I received your letter last night of the 7th and was very glad to hear from home. I wrote to you last Sunday from Louisville and stated that we had just received orders to march early in the morning destination not known, but we found out after starting that we had been ordered to Elizabeth town distant about 40 miles. We left Louisville Monday morning at 8,oclock and that day we marched about 16 miles and encamped for the night on a farm belonging to the notorious Buckner the General in command of the rebel troops stationed at Bowling green[.] It is situated upon the bank of the Ohio river. We started on the march Tuesday morning at daybreak and after marching 3 miles we were all brought up standing upon the salt river, and as there was no bridge across the river at this point we were ferried over in hand ferry boats we were detained about 3 hours by the river. The Salt river empties into the Ohio at this place and the town of West Point is built upon the banks of both rivers. The 49th Ohio was stationed at this place sometime ago. The town is built at the foot of Muldroughs hill upon whigh the 9th Michigan has built a fortification, it mounts several guns, and directly opposite the town on the Indiana shore there is another fortification, they are intended to stop Buckners fleet that was expected to move up the Ohio and destroy Louisville. The hill upon which the larges fort is built (Muldraughs) is perhaps 150 feet high and is almost perpendicular and it would be almost impossible to storm it successfully[.] There is also an old deserted fort upon the bank of the Salt river opposite the town, that was built by the home guards of West Point it formerly mounted 5 guns one side of the works is built principally of sand bags but that portion of the works fronting is more substantially built of timbers and earth and is about 6 feet in thickness. I forgot to say that the 2nd Ohio marched with us as it left Louisville at the same time we did. We left West point about 12 oclock and marched a distance of about 9 miles when we encamped for the night. The next morning we pulled up and started and marched 12 ½ miles in the forenoon and pitched our tents in the present quarters where we arrived yesterday at noon. we are 1 1/2 miles of the town of Elizabethtown which it is said contains a population of about 4000. It is not known how long we will stay at this place as it is thought a fight with Buckner cannot be delayed much longer, as 20000 United States troops made a forward movement from a camp situated 10 miles in advance of us There are 5 regts at this place. The 2nd 21st 33rd Ohio and the 10th Wisconsin besides the 24th Illinois a german regt. The first four form our brigade. I was a little surprised to hear that James Broggs contemplated matrimony. We expect to receive our pay in a short time. I wish you would tell ??? Willson to write me and tell me the color of her eyes and hair[.] Mabel is a pretty name. I received the gold dollar that you sent me for which I was very grateful Tell Mother I have bought a pair of mittens Give my love to Mother, Aunt Mary, Juliet Vetter & Willy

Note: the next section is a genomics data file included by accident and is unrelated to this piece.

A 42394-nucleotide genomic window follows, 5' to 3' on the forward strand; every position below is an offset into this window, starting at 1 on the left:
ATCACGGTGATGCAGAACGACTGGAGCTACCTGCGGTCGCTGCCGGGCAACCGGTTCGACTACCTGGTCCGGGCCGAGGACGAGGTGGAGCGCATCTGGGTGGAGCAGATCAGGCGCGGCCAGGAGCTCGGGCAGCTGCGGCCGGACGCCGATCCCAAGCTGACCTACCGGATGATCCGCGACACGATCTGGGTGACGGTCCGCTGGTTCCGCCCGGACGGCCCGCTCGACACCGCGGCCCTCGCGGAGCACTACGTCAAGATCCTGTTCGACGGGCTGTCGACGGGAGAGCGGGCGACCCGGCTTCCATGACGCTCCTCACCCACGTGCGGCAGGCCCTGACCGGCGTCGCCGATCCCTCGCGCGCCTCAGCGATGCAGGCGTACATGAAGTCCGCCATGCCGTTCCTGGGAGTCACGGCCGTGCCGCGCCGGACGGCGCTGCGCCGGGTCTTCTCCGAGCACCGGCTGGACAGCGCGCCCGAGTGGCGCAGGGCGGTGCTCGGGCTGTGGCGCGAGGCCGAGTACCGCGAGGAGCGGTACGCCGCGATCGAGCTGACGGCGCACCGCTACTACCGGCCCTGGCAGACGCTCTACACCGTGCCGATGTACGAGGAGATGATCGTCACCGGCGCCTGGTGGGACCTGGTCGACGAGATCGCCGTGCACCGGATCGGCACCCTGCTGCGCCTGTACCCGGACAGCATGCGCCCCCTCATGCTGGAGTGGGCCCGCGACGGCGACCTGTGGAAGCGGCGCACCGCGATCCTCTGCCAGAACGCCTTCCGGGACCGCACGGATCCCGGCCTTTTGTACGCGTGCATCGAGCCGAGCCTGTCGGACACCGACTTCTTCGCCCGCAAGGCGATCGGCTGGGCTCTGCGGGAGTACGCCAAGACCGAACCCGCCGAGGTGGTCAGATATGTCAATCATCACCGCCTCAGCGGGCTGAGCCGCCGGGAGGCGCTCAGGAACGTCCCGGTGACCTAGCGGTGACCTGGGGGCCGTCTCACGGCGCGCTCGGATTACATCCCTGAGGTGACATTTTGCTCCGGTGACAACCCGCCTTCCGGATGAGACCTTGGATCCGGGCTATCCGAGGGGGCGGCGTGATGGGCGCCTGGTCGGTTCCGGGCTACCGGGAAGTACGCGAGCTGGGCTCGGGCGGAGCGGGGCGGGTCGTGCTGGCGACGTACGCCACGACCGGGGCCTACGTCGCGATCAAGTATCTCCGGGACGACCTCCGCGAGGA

R.H.C.

December 22, 1861

Camp Jefferson Dec 22nd __61

Dear Father

Morning broke in Camp Jefferson dark and cloudy threatening rain or something equally disastrous, and while breakfast was being prepared the clouds opened and the rains commenced descending in torrents, but as a soldier cannot live without eating, our cook found it necessary to stand and take the rain as it came. Our breakfast having been dispatched we all (that is our mess) returned to our different occupations when, as I was engaged in sorting some of my effects happening to look I found a nice little stream of water making its way through our tent, when up I jumped and made my way through the tent to the kitchen tent where the tools of the company were deposited and having secured a spade I commenced enlargeing the ditch that I had digged round our tent at the time of pitching it which I found had proved inadequate for carrying off the extra amount of water that had fallen. The whole camp was alive with the soldiers engaged in the same occupation and the manner in which the dirt flew in the 21st for a short time was sufficient to make a railroading son? of the Emerald Isle tremble for his credit. I finally finished the ditch and got back into our house which was by this time clear? of water once more, But as such an occassion rarely occurs we concluded not to get mad about it. I wrote to Juliet a few days ago, but since then we have moved on to Bacon creek where the water was better and more abundant. The 21st is encamped upon the Louisville & Nashville R.R.. The bridge across the creek at this place was burned by the secesh some time ago, but has been rebuilt by the government There are eight regts within sight of our camp at the present time in addition to three batteries that are planted upon the hill overlooking our camp. we are within eight miles of Green river, where as doubtless you are aware there is a large force of our troops encamped. Our troops are stationed on this side of the river but as the bridge over that stream had also been burned by some of Buckners agents it was found necessary to reconstruct it and a whole Brigade is thrown across each day for pickets. Our troops had an encounter a few days ago at that place. Three regts of U.S. troops had crossed for the purpose of camping, and while they were engaged in marking out the grounds preparatory to pitching tents, they were attacked by a surprise force who had come across them unawares from the opposite side of a high hill. Our troops had but two minutes warning but they made the the most of it and after a sharp contest succeeded in driving them off. It is said the loss of the enemy consisted of something over 100, our loss was but 13 killed. I know not how soon we may be ordered but we are expecting marching orders every day. I received a letter from you day before yesterday, I also received one from Mr Vetter and Willie, which I will aswer shortly.